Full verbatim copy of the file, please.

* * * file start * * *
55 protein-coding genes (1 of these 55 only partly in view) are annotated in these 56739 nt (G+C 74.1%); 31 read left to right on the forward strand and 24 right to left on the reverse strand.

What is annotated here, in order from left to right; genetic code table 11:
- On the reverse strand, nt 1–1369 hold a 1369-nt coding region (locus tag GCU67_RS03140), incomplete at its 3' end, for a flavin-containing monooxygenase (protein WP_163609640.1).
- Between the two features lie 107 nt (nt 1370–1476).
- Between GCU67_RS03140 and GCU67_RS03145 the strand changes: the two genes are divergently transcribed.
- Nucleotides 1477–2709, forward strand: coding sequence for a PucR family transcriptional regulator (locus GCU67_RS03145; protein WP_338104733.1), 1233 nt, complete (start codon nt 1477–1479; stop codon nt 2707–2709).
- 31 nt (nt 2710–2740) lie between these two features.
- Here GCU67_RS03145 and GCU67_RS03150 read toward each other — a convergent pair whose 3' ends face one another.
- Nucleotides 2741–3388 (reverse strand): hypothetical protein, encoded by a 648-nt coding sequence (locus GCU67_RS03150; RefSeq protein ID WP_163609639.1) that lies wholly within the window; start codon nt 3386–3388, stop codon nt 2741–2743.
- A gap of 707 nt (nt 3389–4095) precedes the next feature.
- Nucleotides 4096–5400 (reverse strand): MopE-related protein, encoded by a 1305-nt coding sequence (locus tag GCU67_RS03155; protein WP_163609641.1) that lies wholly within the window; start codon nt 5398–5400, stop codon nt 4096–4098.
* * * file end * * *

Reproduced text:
55 protein-coding genes (1 of these 55 only partly in view) are annotated in these 56739 nt (G+C 74.1%); 31 read left to right on the forward strand and 24 right to left on the reverse strand.

What is annotated here, in order from left to right; genetic code table 11:
- On the reverse strand, nt 1–1369 hold a 1369-nt coding region (locus tag GCU67_RS03140), incomplete at its 3' end, for a flavin-containing monooxygenase (protein WP_163609640.1).
- Between the two features lie 107 nt (nt 1370–1476).
- Between GCU67_RS03140 and GCU67_RS03145 the strand changes: the two genes are divergently transcribed.
- Nucleotides 1477–2709, forward strand: coding sequence for a PucR family transcriptional regulator (locus GCU67_RS03145; protein WP_338104733.1), 1233 nt, complete (start codon nt 1477–1479; stop codon nt 2707–2709).
- 31 nt (nt 2710–2740) lie between these two features.
- Here GCU67_RS03145 and GCU67_RS03150 read toward each other — a convergent pair whose 3' ends face one another.
- Nucleotides 2741–3388 (reverse strand): hypothetical protein, encoded by a 648-nt coding sequence (locus GCU67_RS03150; RefSeq protein ID WP_163609639.1) that lies wholly within the window; start codon nt 3386–3388, stop codon nt 2741–2743.
- A gap of 707 nt (nt 3389–4095) precedes the next feature.
- Nucleotides 4096–5400 (reverse strand): MopE-related protein, encoded by a 1305-nt coding sequence (locus tag GCU67_RS03155; protein WP_163609641.1) that lies wholly within the window; start codon nt 5398–5400, stop codon nt 4096–4098.